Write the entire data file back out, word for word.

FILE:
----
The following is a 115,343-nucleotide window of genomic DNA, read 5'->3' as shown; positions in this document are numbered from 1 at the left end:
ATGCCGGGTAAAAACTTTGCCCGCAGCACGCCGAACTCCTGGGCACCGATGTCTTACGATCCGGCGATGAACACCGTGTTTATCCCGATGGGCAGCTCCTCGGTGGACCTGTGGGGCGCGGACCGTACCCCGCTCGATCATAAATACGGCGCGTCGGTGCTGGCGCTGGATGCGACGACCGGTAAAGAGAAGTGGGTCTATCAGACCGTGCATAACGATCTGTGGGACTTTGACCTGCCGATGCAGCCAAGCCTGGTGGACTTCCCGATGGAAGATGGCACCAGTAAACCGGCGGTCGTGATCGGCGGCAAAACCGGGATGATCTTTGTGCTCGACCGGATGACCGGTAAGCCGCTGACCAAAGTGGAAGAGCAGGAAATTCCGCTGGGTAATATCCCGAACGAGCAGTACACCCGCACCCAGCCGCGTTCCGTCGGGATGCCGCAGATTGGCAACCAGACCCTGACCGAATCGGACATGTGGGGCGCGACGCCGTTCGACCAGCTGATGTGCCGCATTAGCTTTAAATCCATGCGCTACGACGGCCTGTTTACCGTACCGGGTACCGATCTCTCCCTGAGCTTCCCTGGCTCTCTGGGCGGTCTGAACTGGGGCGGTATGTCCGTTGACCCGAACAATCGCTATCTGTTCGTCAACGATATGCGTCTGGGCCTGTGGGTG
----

The following is a 115,343-nucleotide window of genomic DNA, read 5'->3' as shown; positions in this document are numbered from 1 at the left end:
ATGCCGGGTAAAAACTTTGCCCGCAGCACGCCGAACTCCTGGGCACCGATGTCTTACGATCCGGCGATGAACACCGTGTTTATCCCGATGGGCAGCTCCTCGGTGGACCTGTGGGGCGCGGACCGTACCCCGCTCGATCATAAATACGGCGCGTCGGTGCTGGCGCTGGATGCGACGACCGGTAAAGAGAAGTGGGTCTATCAGACCGTGCATAACGATCTGTGGGACTTTGACCTGCCGATGCAGCCAAGCCTGGTGGACTTCCCGATGGAAGATGGCACCAGTAAACCGGCGGTCGTGATCGGCGGCAAAACCGGGATGATCTTTGTGCTCGACCGGATGACCGGTAAGCCGCTGACCAAAGTGGAAGAGCAGGAAATTCCGCTGGGTAATATCCCGAACGAGCAGTACACCCGCACCCAGCCGCGTTCCGTCGGGATGCCGCAGATTGGCAACCAGACCCTGACCGAATCGGACATGTGGGGCGCGACGCCGTTCGACCAGCTGATGTGCCGCATTAGCTTTAAATCCATGCGCTACGACGGCCTGTTTACCGTACCGGGTACCGATCTCTCCCTGAGCTTCCCTGGCTCTCTGGGCGGTCTGAACTGGGGCGGTATGTCCGTTGACCCGAACAATCGCTATCTGTTCGTCAACGATATGCGTCTGGGCCTGTGGGTG